Special Report: What Israel teaches US cops
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Special Report: What Israel teaches US cops

Linking Israel to US police misconduct is a bizarre excuse for racism, but that won’t stop conspiracy theorists

Israeli police are accused of teaching the chokehold that was used when a US officer apprehended George Floyd, who died at the scene
Israeli police are accused of teaching the chokehold that was used when a US officer apprehended George Floyd, who died at the scene

In June, as protests against aggressive and abusive policing in the United States took hold, so did a false accusation about a group of programmes that sends American police chiefs to learn from their counterparts in Israel.

“The tactics used by the police in America, kneeling on George Floyd’s neck, that was learned from seminars with Israeli secret services,” actress Maxine Peake now infamously told the Independent. Rebecca Long-Bailey was sacked by Sir Keir Starmer for retweeting the interview carrying that claim.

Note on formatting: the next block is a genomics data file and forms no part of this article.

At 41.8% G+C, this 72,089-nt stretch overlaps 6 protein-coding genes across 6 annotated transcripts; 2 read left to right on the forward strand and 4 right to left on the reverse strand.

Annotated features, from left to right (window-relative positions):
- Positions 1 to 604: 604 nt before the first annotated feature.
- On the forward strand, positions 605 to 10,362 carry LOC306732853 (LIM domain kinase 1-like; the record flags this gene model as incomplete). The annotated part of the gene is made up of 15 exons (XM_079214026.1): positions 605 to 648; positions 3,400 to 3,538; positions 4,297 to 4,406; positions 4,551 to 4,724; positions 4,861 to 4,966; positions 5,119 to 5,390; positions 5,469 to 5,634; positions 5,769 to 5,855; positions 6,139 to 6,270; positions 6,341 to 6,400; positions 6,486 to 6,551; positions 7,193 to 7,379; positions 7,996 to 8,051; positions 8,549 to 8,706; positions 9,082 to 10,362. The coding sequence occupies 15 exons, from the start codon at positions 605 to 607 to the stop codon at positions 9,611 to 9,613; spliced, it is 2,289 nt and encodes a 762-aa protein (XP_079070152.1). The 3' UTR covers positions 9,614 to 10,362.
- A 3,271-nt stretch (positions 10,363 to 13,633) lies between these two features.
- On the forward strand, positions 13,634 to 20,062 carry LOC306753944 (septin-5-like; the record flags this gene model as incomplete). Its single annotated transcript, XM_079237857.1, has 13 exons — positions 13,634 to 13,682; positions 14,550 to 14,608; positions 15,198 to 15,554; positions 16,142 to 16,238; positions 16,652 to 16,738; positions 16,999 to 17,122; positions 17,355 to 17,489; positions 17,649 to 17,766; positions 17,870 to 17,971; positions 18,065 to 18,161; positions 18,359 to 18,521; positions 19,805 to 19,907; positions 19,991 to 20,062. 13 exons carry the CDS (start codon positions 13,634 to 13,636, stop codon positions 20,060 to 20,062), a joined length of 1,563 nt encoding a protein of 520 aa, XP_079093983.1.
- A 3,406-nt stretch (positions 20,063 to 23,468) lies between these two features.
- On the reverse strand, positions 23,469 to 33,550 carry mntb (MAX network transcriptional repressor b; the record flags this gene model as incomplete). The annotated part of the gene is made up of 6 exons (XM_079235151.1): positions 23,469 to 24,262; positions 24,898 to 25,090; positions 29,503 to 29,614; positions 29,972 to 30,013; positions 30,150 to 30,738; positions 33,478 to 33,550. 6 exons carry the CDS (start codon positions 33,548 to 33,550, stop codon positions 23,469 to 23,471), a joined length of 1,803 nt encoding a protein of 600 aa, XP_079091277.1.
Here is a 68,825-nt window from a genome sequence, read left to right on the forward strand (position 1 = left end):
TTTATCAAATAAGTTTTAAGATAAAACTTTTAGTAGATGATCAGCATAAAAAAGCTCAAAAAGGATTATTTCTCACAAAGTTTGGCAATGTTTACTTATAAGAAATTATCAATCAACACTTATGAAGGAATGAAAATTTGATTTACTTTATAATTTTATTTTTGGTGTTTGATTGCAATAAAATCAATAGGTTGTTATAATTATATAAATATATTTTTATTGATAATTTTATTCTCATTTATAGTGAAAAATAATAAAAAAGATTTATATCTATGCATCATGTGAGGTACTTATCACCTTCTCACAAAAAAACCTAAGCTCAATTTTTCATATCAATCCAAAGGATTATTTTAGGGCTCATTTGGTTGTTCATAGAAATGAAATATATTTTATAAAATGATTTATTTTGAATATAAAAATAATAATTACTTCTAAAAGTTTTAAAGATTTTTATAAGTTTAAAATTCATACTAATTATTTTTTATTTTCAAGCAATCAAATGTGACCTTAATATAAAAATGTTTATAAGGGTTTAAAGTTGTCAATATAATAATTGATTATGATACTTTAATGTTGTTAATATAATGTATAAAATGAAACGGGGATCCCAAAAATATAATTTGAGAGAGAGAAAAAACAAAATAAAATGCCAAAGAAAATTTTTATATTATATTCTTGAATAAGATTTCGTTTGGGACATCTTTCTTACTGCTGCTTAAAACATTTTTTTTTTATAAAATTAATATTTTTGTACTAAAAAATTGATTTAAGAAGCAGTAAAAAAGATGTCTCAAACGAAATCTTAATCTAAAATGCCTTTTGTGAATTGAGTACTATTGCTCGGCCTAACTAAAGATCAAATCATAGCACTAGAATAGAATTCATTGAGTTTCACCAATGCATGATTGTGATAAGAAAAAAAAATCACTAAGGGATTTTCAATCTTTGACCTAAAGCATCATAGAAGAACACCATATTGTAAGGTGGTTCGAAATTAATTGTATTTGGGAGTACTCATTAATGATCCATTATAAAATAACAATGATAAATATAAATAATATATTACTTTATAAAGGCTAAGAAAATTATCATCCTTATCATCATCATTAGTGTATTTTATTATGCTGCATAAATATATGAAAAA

Over the past couple of months, the accusation has popped up elsewhere. It’s the latest version of a claim that has circulated in anti-Zionist circles for years – that US police delegations to Israel serve to import brutal and militarised policing to the US. 

The organisations running the trips say that beyond being false – the trips do not teach physical, on-the-ground tactics such as chokeholds  – the claim that Israel encourages American police brutality is an antisemitic canard.